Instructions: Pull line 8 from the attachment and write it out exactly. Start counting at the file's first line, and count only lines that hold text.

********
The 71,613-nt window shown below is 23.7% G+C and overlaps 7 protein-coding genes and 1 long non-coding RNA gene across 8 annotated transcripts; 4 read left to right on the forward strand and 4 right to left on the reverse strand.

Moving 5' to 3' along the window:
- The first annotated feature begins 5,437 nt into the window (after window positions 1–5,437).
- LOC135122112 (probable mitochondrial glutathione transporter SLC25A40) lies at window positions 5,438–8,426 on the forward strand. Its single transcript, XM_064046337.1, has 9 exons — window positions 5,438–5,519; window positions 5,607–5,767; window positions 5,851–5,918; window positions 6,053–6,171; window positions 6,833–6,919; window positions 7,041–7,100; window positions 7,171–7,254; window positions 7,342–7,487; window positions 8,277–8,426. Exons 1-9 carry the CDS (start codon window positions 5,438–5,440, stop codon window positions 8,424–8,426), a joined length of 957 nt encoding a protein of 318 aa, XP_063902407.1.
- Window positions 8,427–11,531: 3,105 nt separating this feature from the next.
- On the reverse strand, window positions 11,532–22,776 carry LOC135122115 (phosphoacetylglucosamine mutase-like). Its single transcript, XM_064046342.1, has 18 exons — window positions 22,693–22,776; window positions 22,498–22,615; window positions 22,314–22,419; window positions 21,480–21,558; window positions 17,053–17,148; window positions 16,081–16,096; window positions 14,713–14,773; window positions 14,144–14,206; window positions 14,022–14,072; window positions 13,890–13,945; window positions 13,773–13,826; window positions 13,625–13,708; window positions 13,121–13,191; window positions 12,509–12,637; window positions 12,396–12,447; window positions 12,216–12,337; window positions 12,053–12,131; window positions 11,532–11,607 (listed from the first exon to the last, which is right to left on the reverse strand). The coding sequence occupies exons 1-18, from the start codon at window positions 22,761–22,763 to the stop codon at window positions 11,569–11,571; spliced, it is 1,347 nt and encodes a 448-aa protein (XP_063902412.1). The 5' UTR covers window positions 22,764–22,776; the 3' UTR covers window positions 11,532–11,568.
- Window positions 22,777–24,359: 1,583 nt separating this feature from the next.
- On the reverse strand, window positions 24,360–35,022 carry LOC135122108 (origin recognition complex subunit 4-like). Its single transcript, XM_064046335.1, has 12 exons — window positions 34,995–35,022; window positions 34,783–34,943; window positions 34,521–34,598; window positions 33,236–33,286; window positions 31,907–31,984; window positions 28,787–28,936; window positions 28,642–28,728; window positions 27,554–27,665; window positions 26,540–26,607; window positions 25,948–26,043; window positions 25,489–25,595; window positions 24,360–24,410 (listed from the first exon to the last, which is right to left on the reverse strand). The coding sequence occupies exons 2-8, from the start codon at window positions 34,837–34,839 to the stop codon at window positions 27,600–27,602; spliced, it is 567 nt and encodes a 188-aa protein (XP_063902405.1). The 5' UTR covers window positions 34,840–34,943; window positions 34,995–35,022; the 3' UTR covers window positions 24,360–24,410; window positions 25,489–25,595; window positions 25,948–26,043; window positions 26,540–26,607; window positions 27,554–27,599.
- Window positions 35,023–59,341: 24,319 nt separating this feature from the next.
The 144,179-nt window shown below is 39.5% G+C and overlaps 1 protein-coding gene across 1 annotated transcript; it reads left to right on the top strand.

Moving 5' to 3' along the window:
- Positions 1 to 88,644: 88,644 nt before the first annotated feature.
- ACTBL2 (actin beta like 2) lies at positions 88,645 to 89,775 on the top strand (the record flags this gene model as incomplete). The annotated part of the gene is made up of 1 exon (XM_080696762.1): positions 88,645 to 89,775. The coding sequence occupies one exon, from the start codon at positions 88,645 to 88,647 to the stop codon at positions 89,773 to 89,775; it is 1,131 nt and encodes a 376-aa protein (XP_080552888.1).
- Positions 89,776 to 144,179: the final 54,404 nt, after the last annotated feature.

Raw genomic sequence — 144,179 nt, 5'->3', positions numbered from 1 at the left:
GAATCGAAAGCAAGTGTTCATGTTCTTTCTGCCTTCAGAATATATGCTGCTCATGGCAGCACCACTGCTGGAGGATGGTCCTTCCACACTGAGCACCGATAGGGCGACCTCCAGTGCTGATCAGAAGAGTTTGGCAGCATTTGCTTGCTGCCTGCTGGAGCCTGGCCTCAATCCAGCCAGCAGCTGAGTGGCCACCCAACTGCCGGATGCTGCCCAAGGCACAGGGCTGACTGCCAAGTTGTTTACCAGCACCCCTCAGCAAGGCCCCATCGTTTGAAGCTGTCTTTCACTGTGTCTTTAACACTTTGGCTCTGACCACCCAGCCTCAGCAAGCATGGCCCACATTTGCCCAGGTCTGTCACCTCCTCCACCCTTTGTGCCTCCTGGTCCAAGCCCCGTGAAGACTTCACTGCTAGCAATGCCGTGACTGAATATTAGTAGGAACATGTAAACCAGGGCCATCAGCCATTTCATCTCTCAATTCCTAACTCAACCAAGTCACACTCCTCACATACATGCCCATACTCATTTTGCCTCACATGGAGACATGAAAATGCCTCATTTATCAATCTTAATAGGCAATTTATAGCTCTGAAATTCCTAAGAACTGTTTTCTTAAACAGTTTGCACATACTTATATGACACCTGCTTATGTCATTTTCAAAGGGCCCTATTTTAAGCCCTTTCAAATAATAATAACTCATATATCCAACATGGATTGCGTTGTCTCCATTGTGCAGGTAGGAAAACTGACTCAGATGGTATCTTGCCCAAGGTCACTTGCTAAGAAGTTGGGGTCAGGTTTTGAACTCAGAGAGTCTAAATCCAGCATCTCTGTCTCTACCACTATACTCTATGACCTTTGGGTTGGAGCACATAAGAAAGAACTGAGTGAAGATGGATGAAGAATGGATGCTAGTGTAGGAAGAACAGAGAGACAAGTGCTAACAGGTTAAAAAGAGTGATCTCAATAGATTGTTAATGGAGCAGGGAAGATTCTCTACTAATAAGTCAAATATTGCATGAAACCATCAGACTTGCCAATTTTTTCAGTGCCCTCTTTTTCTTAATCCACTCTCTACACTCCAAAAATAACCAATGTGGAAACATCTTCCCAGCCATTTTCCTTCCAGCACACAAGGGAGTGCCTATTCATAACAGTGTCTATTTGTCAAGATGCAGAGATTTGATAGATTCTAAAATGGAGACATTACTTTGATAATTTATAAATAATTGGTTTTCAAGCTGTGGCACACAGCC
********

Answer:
- On the reverse strand, window positions 24,360–35,022 carry LOC135122108 (origin recognition complex subunit 4-like). Its single transcript, XM_064046335.1, has 12 exons — window positions 34,995–35,022; window positions 34,783–34,943; window positions 34,521–34,598; window positions 33,236–33,286; window positions 31,907–31,984; window positions 28,787–28,936; window positions 28,642–28,728; window positions 27,554–27,665; window positions 26,540–26,607; window positions 25,948–26,043; window positions 25,489–25,595; window positions 24,360–24,410 (listed from the first exon to the last, which is right to left on the reverse strand). The coding sequence occupies exons 2-8, from the start codon at window positions 34,837–34,839 to the stop codon at window positions 27,600–27,602; spliced, it is 567 nt and encodes a 188-aa protein (XP_063902405.1). The 5' UTR covers window positions 34,840–34,943; window positions 34,995–35,022; the 3' UTR covers window positions 24,360–24,410; window positions 25,489–25,595; window positions 25,948–26,043; window positions 26,540–26,607; window positions 27,554–27,599.